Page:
With Georgia’s Senate run-off vote offering a final, dramatic twist in the US election, what would it mean if voters in Georgia (nicknamed the Peach State) hand power to the Democrats? Paul O’Connor, Head of the UK-based Multi‑Asset Team, considers the ramifications of a potentially seismic political result.
- Early results in Georgia’s election battle look favourable for the Democrats
— the gain of two seats would mean the Democrats will take effective control of the US Senate.
- Should the results be confirmed, it seems right to expect a ‘light blue’ version of the Democrat’s policy programme, rather than the most radical version.
- US stocks have quietly underperformed global markets since last August. A Democrat clean sweep would likely extend this trend, favouring a rotation from US stocks towards emerging markets and Europe.
If early results in Georgia’s Senate run-off elections are confirmed, the Democrats will gain effective control of the US Senate, giving them a solid platform for implementing their legislative programme. Financial markets will likely focus on the prospects of more fiscal stimulus in the US in the short term, and higher taxes later on. Beyond fiscal policy, investor attention will now shift towards other areas of the Democrat policy agenda such as infrastructure spending, minimum wage increases and greater regulatory intervention across key industries.
Investors will now be dusting off the blue wave playbook that many toyed with in the run up to the election in November 2020. Still, given that implementing legislation in many of the areas will still require 60 votes to pass in the Senate, it seems right to expect a ‘light blue’ version of the Democrat policy programme, rather than the most radical version.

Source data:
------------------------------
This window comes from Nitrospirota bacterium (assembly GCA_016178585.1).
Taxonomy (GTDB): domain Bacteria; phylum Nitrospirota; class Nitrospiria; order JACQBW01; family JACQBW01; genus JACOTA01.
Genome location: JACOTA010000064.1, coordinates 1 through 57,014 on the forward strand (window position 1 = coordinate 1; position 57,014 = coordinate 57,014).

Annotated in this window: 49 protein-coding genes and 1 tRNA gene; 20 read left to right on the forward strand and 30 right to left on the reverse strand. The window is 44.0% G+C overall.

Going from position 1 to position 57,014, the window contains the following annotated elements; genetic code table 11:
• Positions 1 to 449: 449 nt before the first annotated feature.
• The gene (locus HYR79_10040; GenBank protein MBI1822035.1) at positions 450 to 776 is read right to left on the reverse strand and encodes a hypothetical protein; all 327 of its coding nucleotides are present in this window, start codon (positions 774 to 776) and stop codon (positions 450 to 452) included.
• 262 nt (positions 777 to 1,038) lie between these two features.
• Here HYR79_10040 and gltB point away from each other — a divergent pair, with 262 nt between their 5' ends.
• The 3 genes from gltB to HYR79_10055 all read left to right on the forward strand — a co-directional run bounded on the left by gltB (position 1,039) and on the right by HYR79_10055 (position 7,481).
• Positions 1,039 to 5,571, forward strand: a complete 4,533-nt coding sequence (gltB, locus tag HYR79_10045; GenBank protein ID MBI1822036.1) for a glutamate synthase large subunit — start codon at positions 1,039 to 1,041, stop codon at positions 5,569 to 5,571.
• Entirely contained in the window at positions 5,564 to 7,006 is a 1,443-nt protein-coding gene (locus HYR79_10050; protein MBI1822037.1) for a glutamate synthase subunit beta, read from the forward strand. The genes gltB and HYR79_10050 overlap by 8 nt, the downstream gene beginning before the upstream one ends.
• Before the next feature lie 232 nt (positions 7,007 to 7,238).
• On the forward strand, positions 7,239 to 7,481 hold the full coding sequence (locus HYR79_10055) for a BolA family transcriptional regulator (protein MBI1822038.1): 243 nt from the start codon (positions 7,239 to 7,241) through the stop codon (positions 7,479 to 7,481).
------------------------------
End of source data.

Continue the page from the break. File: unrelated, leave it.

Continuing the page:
A clean sweep for the Democrats in Georgia should lift expectations for US growth, with fairly obvious consequences for bond yields. For equities, the implications are more complicated, with anticipated GDP gains being somewhat offset by the prospect of higher taxes and greater regulatory intrusion. In broad terms, value stocks and cyclicals should be boosted relative to growth stocks, momentum stocks and many of the winners of the coronavirus era.
Paradoxically, what looks like good news for the US economy is probably bad news for the relative performance of US stocks. That is because the prospect of higher corporate taxes, higher bond yields and concerns about regulatory intrusion will weigh most heavily on the media, technology and communications behemoths that dominate US indices. US stocks have been quietly underperforming global market since last August. We would expect a Democrat clean sweep to extend this trend, favouring a rotation from US stocks towards emerging markets and Europe.
While on days like this, it is quite a relief to focus on something other than the coronavirus, we have to remember that it is nevertheless likely to remain the dominant driver of world markets for many months to come. Once the dust settles on the election result, attention will inevitably be drawn back to developments on the health front. The speed of the spread of the new variant of the coronavirus through the UK in recent weeks remains quite disturbing. While, so far, this variant has only been detected in small numbers outside the British Isles, any evidence that it is gaining momentum in other countries would be an ominous development, which could quickly overwhelm the market consequences of the Senate vote.